• Radio sitcom
  • BBC Radio 4
  • 2021 - 2023
  • 5 episodes (1 series)

Comedy focusing on a father who has long term mental health issues. Stars Jamie Sives, Raffi Philips, Rosalind Sydney and Gail Watson.

Comedy and mental health survival


I have battled with mental health issues for most of my life, and - to be honest and to be clear - it has been a battle for survival.

Everyone has different ways of coping, to keep going to survive; whatever works is whatever works, and you go with whatever keeps you going.

For those of us with mental health issues, we are faced with waiting times for support of up to two years. So many of us on these waiting lists are in emergency situations, but the support and help simply doesn't exist. Politicians claim to care, and occasionally will virtue signal that they do, but mostly it is empty words with no support at the end of it. They get to appear as if they care on a news soundbite, yet those with no support continue to suffer desperately.

Amazing charity-based services do exist, such as the Samaritans and Penumbra (in Scotland) who try their best with extremely limited resources to do what they can, but as charities they face no financial support from those in power, so struggle to meet the ever growing need.

Magnus Mackintosh

In the context of survival with mental health, for me personally, one thing that has helped me immensely over the years has been comedy. Even from a very young age I found comedy incredibly inspiring, it has the ability to lift you in that one moment from the darkest place imaginable and to make you laugh, even if just for that one second.

The value of comedy as an art form is so incredibly underappreciated within society; if you are someone who has not been able to even smile once in 24 hours, or maybe even a week or a month, that one tiny break in the clouds is worth more than all the gold in the world.

To remember, just for that one instant, that actually things can be better, can be hopeful, it lifts away that feeling of hopelessness. Even if this feeling is fleeting, it has incredible value.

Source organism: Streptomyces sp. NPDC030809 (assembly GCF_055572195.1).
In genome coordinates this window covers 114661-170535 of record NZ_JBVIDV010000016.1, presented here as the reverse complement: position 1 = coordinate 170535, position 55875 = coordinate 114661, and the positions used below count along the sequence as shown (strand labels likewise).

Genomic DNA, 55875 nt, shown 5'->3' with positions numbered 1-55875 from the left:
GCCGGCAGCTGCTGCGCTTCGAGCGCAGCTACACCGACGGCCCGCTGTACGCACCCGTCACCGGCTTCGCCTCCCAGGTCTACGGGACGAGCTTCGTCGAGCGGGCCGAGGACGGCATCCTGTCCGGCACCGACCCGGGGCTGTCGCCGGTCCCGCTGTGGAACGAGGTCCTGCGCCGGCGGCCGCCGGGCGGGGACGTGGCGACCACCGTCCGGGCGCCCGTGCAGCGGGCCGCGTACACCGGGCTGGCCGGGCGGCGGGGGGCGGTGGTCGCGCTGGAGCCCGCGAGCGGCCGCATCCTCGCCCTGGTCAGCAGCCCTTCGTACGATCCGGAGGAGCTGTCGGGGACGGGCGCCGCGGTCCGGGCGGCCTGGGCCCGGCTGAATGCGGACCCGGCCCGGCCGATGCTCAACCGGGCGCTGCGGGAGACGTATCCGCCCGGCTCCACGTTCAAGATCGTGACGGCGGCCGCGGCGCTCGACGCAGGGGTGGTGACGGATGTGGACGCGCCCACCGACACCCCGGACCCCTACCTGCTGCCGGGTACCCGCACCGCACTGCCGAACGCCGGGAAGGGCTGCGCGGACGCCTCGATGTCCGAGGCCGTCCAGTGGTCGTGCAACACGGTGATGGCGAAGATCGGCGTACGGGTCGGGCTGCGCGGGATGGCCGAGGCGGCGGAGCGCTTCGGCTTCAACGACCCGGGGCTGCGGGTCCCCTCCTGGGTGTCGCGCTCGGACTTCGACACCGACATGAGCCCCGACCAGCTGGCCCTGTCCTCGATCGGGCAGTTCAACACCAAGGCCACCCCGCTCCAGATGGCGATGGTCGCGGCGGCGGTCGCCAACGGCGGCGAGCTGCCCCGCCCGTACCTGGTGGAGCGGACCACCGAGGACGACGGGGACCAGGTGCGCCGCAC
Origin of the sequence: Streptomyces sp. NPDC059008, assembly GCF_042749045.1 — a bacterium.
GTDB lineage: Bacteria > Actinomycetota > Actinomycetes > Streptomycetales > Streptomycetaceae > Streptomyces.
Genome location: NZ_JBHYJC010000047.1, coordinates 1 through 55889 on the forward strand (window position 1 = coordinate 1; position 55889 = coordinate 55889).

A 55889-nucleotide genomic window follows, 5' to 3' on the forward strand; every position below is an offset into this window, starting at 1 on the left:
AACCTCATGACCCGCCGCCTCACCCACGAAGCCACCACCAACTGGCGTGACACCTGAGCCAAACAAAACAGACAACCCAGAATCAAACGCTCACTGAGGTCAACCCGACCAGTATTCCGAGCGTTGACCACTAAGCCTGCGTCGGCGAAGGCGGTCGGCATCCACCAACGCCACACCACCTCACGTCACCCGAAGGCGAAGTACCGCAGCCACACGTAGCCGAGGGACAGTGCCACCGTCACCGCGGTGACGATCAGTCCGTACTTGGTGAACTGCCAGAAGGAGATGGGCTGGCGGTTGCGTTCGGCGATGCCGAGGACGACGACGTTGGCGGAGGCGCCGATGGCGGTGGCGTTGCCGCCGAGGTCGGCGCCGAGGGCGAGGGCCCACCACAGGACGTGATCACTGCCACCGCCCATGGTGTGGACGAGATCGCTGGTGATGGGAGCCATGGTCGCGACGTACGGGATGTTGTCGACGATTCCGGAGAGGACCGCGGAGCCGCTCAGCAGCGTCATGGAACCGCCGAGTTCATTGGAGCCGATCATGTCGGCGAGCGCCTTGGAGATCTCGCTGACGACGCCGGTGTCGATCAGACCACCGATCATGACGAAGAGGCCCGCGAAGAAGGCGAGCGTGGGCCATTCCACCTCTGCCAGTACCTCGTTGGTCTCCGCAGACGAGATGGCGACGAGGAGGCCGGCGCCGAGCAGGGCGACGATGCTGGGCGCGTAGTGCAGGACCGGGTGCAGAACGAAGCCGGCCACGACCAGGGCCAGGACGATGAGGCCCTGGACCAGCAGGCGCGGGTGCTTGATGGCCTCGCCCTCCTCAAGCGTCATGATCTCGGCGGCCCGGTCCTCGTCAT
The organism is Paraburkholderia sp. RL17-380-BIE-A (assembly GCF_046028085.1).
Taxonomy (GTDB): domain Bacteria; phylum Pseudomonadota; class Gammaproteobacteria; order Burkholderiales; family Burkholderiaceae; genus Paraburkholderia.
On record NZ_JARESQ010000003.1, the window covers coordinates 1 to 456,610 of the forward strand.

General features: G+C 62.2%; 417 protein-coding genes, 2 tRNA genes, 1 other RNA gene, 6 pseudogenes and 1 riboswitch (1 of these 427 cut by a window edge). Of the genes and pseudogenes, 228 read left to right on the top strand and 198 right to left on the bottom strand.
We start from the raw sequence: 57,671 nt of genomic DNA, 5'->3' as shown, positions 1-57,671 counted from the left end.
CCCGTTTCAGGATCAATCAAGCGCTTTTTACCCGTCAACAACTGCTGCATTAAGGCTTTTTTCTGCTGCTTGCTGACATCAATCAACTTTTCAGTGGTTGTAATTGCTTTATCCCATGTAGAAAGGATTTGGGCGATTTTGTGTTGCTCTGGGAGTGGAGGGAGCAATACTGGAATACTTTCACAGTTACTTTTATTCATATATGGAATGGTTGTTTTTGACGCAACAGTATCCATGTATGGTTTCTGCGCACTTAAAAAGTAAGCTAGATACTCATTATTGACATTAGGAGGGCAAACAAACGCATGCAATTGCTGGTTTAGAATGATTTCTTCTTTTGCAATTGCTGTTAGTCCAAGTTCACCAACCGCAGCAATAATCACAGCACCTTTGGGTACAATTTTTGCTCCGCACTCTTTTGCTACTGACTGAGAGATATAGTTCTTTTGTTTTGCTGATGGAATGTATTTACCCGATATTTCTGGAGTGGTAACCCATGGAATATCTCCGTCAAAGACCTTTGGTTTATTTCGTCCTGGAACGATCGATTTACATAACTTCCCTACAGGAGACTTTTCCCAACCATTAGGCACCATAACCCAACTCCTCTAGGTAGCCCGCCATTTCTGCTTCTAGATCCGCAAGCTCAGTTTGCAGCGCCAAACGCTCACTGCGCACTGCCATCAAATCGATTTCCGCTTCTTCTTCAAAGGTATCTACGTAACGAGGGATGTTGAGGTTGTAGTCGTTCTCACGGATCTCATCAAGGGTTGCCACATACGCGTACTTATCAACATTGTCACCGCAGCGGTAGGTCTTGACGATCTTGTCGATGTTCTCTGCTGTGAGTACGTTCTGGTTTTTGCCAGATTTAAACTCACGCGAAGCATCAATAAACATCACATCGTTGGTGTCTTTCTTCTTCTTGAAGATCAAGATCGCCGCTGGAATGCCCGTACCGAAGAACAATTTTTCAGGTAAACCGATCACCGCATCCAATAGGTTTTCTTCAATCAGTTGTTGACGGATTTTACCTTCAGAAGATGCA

To make someone laugh or smile is to take away that feeling of darkness, and is an incredible gift to be able to give or receive.

For me, growing up I became very obsessed with sitcoms, a neat clear package of 22 to 28 minutes (depending on if American or British) where you could escape from the darkness, a reminder to laugh and remember that you can smile, even today.

It has been my aim in writing my own BBC Radio 4 sitcom, Disordered, not only to highlight mental health issues that I am passionate about but also to give back something to this incredible art form that has helped me over the years.

There needs to be a mental health revolution in this country where people have a proper safety net to stop them falling or catch them when they do, until that exists the crisis will continue.

Until that point, we need to do whatever we can in order to survive. If at any point in your day you can remember, even if briefly, to smile or to laugh, embrace it as much as you can.

Comedy can help survival, and that's no laughing matter. Well it is, but you get what I mean.

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